Another factor contributing to the success of students with immigrant parents is that their parents have extremely high expectations about how far their offspring will go in school.
As of 2016, there were some 11.5 million elementary- and secondary-school students in the U.S. whose parents were born in a foreign country, such as Mexico, China, India, the Philippines, or El Salvador. They represented 22% of the total student population. According to notions about educational success that are prevalent among sociologists, education researchers, and journalists, these students should be struggling in school. The predominant view is that academic success is tied to a student’s family income and wealth, social class, ability to go to schools with good teachers and abundant resources, and “white privilege.”
From this perspective, immigrant children have a lot going against them. The average family income of immigrant students is well below that of students whose parents were born in the U.S. The educational attainment of their parents is also lower, on average, than those of native-born parents. Only a small portion are white; most are Hispanic or Asian. Many come from homes where a language other than English is spoken. They are likely to live in big cities like New York, Los Angeles, and Miami, or in large suburbs, and many live in neighborhoods that have relatively high concentrations of childhood poverty. Furthermore, their parents are less involved in school activities like parent-teacher conferences or fundraising drives.
Yet most children of immigrant parents are doing well in school. They are just as likely to be getting good grades as children of native-born parents. They are better behaved in class and more likely to enjoy school. They are less apt to have been diagnosed with a learning disability or emotional disorder. And their parents are as satisfied with the schools their children attend as non-immigrant mothers and fathers.
Parental Satisfaction. In 2016, 83% of immigrant students were enrolled in public schools, as were 84% of native students. The proportion enrolled in charter schools was twice as large among students of immigrant parents as among those with native parents: 12% versus 6%. On the other hand, the proportion enrolled in private schools was only about half as large: 6% versus 10%. Sixty-four percent of immigrant parents were very satisfied with the schools their children attended, not significantly different from the 61% of native parents who were similarly satisfied.
Student Grades. As shown in Figure 1, the proportion of students earning “mostly A” grades was 51% among students with immigrant parents and 48% among those with native-born parents. The proportion of parents contacted by their child’s school, due to a learning problem the child was having, was 16% in the immigrant group. This was significantly less than the 22% of U.S.-born parents who had been similarly contacted. The proportion of students diagnosed with a psychological or physical disability was 14% in the immigrant parent group, significantly less than 24% so diagnosed in the native-born parent group.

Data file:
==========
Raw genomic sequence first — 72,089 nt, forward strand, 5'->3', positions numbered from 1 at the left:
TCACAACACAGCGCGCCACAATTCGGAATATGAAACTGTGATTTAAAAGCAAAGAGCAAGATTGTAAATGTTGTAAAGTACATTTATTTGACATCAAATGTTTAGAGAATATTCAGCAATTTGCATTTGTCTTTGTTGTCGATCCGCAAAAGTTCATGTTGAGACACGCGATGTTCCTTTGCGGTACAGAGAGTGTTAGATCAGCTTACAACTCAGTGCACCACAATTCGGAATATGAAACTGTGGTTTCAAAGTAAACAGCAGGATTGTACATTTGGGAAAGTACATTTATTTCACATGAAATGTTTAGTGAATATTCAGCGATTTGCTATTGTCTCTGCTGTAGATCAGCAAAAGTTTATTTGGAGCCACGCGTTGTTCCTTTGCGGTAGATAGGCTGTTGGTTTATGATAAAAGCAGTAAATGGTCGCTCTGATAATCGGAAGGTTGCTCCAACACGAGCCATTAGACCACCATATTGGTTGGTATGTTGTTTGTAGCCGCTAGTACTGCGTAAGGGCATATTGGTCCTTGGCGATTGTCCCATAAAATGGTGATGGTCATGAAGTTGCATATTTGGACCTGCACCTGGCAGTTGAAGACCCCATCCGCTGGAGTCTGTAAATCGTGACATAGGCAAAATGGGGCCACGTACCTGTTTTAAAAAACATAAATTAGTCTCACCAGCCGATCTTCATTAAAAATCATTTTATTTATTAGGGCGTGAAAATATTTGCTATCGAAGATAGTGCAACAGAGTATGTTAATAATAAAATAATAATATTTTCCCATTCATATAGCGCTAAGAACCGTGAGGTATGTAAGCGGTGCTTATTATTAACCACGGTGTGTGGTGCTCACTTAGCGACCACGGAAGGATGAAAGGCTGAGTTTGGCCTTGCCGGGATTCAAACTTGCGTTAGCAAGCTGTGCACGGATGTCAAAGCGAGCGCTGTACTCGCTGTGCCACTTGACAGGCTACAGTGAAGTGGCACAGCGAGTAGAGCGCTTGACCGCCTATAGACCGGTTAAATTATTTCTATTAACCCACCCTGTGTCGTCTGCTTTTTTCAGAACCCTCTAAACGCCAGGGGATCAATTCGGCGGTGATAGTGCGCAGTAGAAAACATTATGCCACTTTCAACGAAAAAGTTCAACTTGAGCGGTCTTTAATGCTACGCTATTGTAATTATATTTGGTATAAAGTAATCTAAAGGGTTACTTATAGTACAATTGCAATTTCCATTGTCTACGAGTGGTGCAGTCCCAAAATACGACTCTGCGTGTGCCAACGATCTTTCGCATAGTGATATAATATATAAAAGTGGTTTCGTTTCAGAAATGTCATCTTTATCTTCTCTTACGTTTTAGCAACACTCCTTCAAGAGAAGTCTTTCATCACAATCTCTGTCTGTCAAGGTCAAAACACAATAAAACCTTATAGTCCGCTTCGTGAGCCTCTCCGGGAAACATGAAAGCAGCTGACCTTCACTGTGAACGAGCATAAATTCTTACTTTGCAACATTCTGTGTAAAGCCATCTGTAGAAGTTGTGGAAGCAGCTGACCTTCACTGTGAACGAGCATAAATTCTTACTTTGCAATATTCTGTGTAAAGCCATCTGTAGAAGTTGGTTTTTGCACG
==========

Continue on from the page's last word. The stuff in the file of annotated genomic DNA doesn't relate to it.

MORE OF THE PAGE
Behavior. The proportion of foreign-born parents who strongly agreed that their child enjoyed school was 95%. This was significantly greater than the 91% of native parents who said the same thing. The proportion of parents contacted by their child’s school, due to a conduct or disciplinary problem the child was creating, was 12% in the immigrant group. This was significantly lower than the 17% of U.S.-born parents who had been similarly contacted. The proportion of students who had ever been suspended or expelled from school was only about half as large in the immigrant group as in the native group: 4% versus 7%.
Family Structure and Parental Employment. What might account for the surprisingly good academic performance of immigrant students? How are they able to overcome the odds supposedly stacked against them? Part of the answer may lie in the fact that a substantial majority live in intact families with both married birth parents present in the home. And those parents are more likely than native parents to adhere to a “breadwinner-homemaker” division of labor.
Nearly two-thirds of students of immigrant parents lived with their married birth parents, whereas the same was true of little over half of students of U.S.-born parents. Smaller portions of immigrant students lived in stepfamilies (6% versus 11%) or with never-married mothers (4% versus 7%). Similar proportions lived with separated or divorced mothers (15% versus 13%) or with their biological fathers only (5% versus 4%).
Fewer students with immigrant parents were in families where both parents worked all year (37%), whereas the same was true of nearly half (49%) of students with native-born parents. Immigrant families were also less likely to have both father and mother working full-time throughout the year (19% versus 27%) and more likely to have one parent working full-time, while the other was a homemaker (24% versus 15.5%).
Students of immigrant parents who lived with both married parents were doing better in school than those who lived with single parents, in stepfamilies, or in other family situations. As shown in Figure 2, those in intact families were more likely to get mostly A grades and less likely to have their parents contacted because of their learning problems or misbehavior. Students in intact families were only about half as likely to have been diagnosed with a psychological or physical disability.